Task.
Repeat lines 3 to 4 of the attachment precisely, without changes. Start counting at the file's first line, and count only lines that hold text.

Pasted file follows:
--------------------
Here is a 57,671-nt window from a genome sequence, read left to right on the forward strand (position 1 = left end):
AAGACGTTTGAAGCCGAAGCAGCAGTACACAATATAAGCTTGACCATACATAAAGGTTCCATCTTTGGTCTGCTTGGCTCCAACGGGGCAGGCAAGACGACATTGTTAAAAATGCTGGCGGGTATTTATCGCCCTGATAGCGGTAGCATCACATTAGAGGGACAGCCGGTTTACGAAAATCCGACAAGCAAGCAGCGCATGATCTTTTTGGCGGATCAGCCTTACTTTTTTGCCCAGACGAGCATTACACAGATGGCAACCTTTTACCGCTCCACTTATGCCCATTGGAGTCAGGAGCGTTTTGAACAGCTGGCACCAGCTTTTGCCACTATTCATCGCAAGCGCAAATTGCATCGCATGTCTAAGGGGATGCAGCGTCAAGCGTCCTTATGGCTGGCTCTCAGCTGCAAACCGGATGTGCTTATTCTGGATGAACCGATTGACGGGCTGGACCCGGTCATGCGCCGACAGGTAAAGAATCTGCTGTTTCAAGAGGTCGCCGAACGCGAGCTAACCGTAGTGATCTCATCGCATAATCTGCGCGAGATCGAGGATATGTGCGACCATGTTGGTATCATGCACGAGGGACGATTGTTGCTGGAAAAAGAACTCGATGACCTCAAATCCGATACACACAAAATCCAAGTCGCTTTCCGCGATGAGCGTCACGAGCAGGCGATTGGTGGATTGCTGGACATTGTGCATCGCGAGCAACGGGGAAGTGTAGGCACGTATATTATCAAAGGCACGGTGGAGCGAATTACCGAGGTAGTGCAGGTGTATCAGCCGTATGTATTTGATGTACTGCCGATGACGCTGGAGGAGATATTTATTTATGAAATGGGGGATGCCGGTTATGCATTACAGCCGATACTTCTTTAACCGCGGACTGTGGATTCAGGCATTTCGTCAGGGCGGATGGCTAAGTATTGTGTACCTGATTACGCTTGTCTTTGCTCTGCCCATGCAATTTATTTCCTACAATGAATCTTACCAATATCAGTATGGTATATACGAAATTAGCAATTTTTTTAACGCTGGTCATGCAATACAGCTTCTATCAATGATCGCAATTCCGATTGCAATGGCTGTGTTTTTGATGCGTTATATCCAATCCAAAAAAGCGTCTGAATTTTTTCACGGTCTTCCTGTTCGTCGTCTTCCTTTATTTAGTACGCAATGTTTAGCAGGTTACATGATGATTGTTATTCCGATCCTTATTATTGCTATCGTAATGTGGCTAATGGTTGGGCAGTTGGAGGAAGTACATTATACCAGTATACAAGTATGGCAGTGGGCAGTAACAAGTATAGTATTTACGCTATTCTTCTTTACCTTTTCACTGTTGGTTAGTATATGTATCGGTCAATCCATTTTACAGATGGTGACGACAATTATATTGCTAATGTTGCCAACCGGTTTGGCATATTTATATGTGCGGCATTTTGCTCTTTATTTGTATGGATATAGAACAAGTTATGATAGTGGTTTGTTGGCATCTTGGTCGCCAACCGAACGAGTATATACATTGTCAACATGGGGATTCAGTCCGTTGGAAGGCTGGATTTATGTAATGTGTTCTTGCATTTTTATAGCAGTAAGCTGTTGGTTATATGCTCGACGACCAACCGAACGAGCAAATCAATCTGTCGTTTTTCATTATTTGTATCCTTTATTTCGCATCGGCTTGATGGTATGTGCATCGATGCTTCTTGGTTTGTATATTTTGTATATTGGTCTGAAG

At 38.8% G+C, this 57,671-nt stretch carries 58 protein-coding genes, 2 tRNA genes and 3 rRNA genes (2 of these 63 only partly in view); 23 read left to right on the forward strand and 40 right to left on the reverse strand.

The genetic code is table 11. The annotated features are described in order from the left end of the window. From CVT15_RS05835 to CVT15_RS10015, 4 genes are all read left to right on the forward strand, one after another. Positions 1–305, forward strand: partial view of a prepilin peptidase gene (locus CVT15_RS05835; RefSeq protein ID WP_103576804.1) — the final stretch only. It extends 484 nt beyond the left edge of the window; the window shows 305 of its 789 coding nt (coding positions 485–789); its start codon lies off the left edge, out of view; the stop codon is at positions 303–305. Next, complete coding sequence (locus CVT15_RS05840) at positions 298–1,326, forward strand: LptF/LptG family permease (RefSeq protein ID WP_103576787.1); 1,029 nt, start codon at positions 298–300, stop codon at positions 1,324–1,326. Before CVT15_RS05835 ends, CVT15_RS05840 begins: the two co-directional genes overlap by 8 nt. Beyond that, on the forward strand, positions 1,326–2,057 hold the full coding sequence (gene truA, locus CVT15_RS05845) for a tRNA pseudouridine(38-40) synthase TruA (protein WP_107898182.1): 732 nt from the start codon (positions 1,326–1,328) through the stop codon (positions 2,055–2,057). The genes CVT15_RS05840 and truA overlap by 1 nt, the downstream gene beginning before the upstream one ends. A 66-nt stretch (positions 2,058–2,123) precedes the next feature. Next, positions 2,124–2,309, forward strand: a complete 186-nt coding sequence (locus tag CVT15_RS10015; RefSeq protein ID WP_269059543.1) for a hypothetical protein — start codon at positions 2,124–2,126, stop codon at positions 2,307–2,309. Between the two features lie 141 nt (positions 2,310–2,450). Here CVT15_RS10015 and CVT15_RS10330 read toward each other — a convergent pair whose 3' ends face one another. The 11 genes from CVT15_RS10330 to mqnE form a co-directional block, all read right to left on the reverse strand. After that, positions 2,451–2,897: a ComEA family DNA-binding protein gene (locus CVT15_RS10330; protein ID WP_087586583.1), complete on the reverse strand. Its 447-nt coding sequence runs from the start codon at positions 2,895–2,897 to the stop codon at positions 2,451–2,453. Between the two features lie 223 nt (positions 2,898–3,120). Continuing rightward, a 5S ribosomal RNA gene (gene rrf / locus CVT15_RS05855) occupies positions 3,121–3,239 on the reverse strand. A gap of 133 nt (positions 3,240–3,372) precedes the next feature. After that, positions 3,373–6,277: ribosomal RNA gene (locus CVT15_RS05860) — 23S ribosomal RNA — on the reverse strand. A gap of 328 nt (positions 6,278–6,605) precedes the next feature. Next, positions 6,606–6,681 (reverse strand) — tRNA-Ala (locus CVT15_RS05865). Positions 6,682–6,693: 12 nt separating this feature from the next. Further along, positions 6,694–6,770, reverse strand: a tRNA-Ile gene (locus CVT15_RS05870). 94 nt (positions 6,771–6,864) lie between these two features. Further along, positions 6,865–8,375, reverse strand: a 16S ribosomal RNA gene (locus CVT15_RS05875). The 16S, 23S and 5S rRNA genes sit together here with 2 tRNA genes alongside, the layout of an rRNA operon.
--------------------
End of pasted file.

At 38.8% G+C, this 57,671-nt stretch carries 58 protein-coding genes, 2 tRNA genes and 3 rRNA genes (2 of these 63 only partly in view); 23 read left to right on the forward strand and 40 right to left on the reverse strand.

The genetic code is table 11. The annotated features are described in order from the left end of the window. From CVT15_RS05835 to CVT15_RS10015, 4 genes are all read left to right on the forward strand, one after another. Positions 1–305, forward strand: partial view of a prepilin peptidase gene (locus CVT15_RS05835; RefSeq protein ID WP_103576804.1) — the final stretch only. It extends 484 nt beyond the left edge of the window; the window shows 305 of its 789 coding nt (coding positions 485–789); its start codon lies off the left edge, out of view; the stop codon is at positions 303–305. Next, complete coding sequence (locus CVT15_RS05840) at positions 298–1,326, forward strand: LptF/LptG family permease (RefSeq protein ID WP_103576787.1); 1,029 nt, start codon at positions 298–300, stop codon at positions 1,324–1,326. Before CVT15_RS05835 ends, CVT15_RS05840 begins: the two co-directional genes overlap by 8 nt. Beyond that, on the forward strand, positions 1,326–2,057 hold the full coding sequence (gene truA, locus CVT15_RS05845) for a tRNA pseudouridine(38-40) synthase TruA (protein WP_107898182.1): 732 nt from the start codon (positions 1,326–1,328) through the stop codon (positions 2,055–2,057). The genes CVT15_RS05840 and truA overlap by 1 nt, the downstream gene beginning before the upstream one ends. A 66-nt stretch (positions 2,058–2,123) precedes the next feature. Next, positions 2,124–2,309, forward strand: a complete 186-nt coding sequence (locus tag CVT15_RS10015; RefSeq protein ID WP_269059543.1) for a hypothetical protein — start codon at positions 2,124–2,126, stop codon at positions 2,307–2,309. Between the two features lie 141 nt (positions 2,310–2,450). Here CVT15_RS10015 and CVT15_RS10330 read toward each other — a convergent pair whose 3' ends face one another. The 11 genes from CVT15_RS10330 to mqnE form a co-directional block, all read right to left on the reverse strand. After that, positions 2,451–2,897: a ComEA family DNA-binding protein gene (locus CVT15_RS10330; protein ID WP_087586583.1), complete on the reverse strand. Its 447-nt coding sequence runs from the start codon at positions 2,895–2,897 to the stop codon at positions 2,451–2,453. Between the two features lie 223 nt (positions 2,898–3,120). Continuing rightward, a 5S ribosomal RNA gene (gene rrf / locus CVT15_RS05855) occupies positions 3,121–3,239 on the reverse strand. A gap of 133 nt (positions 3,240–3,372) precedes the next feature. After that, positions 3,373–6,277: ribosomal RNA gene (locus CVT15_RS05860) — 23S ribosomal RNA — on the reverse strand. A gap of 328 nt (positions 6,278–6,605) precedes the next feature. Next, positions 6,606–6,681 (reverse strand) — tRNA-Ala (locus CVT15_RS05865). Positions 6,682–6,693: 12 nt separating this feature from the next. Further along, positions 6,694–6,770, reverse strand: a tRNA-Ile gene (locus CVT15_RS05870). 94 nt (positions 6,771–6,864) lie between these two features. Further along, positions 6,865–8,375, reverse strand: a 16S ribosomal RNA gene (locus CVT15_RS05875). The 16S, 23S and 5S rRNA genes sit together here with 2 tRNA genes alongside, the layout of an rRNA operon.